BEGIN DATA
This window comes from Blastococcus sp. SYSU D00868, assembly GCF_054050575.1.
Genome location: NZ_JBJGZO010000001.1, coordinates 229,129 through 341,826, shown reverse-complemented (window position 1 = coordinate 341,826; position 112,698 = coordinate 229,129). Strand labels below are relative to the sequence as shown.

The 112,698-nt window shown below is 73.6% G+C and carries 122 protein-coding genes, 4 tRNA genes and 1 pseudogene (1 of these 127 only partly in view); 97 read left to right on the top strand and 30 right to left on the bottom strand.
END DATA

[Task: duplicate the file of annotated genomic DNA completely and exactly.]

This window comes from Blastococcus sp. SYSU D00868, assembly GCF_054050575.1.
Genome location: NZ_JBJGZO010000001.1, coordinates 229,129 through 341,826, shown reverse-complemented (window position 1 = coordinate 341,826; position 112,698 = coordinate 229,129). Strand labels below are relative to the sequence as shown.

The 112,698-nt window shown below is 73.6% G+C and carries 122 protein-coding genes, 4 tRNA genes and 1 pseudogene (1 of these 127 only partly in view); 97 read left to right on the top strand and 30 right to left on the bottom strand.